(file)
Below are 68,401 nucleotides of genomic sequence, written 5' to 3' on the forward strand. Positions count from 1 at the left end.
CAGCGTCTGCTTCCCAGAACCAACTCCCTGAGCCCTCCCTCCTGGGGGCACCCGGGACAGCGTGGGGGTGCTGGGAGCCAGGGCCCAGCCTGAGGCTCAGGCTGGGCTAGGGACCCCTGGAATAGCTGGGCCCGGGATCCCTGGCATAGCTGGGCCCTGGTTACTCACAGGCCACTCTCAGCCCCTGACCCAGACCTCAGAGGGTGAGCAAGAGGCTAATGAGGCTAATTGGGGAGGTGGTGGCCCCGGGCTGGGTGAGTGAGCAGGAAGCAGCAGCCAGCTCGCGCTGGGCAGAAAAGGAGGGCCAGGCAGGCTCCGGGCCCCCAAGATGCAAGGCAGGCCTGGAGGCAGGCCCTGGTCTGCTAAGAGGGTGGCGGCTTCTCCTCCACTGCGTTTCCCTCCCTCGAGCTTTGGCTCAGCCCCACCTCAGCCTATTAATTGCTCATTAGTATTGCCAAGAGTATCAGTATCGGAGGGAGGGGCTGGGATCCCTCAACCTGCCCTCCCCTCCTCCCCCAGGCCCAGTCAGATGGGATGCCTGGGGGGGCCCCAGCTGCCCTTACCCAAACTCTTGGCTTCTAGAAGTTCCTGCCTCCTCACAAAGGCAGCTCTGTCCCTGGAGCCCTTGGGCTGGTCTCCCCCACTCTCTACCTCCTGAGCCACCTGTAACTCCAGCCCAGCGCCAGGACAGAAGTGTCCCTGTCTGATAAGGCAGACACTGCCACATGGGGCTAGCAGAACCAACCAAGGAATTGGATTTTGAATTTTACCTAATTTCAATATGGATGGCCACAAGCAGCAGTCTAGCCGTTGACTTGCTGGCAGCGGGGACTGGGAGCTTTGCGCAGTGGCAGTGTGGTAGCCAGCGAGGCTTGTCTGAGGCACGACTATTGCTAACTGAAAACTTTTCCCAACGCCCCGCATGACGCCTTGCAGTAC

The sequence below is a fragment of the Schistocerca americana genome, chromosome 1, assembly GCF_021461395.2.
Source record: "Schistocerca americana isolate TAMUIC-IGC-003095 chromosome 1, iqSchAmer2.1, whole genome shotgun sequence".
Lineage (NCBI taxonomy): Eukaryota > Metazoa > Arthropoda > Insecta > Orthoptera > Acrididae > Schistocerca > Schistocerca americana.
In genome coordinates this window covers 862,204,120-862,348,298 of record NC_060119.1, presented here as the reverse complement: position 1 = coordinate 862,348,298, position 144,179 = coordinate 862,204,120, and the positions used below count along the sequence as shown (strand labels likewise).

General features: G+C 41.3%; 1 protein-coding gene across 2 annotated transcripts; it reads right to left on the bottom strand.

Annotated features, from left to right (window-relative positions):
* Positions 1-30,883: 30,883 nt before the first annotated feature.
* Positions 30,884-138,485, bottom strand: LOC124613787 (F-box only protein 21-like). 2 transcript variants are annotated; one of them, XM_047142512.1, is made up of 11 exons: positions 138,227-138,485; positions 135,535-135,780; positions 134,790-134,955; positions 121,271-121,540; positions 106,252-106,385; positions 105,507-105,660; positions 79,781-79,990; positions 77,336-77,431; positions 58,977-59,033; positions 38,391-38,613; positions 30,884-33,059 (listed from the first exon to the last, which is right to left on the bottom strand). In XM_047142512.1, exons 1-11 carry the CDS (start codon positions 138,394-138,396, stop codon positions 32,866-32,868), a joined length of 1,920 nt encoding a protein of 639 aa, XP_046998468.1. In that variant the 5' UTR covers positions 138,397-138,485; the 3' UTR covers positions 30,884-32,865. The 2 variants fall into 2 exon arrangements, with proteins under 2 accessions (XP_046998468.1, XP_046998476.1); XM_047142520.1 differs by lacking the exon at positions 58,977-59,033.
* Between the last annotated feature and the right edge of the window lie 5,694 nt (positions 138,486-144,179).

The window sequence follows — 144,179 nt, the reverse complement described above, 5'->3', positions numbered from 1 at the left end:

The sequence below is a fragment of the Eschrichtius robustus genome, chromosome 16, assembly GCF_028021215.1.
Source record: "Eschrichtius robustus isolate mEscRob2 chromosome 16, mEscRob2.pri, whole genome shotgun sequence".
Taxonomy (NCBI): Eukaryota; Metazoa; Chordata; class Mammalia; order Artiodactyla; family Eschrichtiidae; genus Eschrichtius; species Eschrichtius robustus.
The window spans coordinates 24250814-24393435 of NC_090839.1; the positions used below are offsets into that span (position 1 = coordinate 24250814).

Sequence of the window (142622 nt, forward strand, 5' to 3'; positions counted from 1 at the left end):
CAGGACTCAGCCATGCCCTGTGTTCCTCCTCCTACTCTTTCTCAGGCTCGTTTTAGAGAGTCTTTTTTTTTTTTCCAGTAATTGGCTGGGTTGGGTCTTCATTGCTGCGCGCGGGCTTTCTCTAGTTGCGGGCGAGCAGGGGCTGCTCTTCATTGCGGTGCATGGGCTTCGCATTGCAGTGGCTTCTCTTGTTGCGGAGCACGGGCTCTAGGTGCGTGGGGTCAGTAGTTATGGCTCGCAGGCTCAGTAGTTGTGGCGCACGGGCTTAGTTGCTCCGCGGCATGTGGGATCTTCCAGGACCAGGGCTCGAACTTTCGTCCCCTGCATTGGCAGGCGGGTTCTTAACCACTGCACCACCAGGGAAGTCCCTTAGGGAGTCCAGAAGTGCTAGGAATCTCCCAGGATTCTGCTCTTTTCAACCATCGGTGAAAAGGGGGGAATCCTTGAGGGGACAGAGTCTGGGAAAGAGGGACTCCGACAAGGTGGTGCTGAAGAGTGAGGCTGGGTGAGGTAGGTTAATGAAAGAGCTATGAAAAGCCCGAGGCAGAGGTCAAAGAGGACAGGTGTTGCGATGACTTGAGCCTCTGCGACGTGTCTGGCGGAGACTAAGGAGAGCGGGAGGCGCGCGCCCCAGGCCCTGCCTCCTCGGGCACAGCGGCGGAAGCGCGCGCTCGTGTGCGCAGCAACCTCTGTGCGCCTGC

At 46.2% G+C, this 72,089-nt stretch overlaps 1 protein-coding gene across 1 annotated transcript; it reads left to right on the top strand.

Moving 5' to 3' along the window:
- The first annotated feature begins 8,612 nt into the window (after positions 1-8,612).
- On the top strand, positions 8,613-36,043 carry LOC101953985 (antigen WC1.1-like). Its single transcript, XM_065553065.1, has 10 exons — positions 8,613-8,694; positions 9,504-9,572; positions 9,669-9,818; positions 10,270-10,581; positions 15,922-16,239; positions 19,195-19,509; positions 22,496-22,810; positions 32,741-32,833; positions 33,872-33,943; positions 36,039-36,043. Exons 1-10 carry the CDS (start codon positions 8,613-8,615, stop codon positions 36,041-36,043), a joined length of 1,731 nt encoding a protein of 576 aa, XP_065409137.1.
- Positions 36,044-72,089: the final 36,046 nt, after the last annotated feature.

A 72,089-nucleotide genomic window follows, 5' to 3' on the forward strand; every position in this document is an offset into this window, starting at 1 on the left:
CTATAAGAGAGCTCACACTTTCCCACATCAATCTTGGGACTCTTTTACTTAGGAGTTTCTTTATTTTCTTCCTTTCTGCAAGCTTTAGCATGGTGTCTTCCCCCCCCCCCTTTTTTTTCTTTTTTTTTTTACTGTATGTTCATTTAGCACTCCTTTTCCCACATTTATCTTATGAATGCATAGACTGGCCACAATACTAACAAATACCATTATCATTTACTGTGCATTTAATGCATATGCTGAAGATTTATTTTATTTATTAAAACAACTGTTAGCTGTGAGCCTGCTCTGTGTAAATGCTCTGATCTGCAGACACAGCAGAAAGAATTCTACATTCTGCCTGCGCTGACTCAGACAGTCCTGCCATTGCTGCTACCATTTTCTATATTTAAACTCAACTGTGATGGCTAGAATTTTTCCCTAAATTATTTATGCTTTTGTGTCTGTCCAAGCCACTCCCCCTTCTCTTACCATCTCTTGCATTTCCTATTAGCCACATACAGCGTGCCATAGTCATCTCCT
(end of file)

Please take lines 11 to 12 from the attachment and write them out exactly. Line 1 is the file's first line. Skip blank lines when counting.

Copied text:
* Between the last annotated feature and the right edge of the window lie 5,694 nt (positions 138,486-144,179).

The window sequence follows — 144,179 nt, the reverse complement described above, 5'->3', positions numbered from 1 at the left end: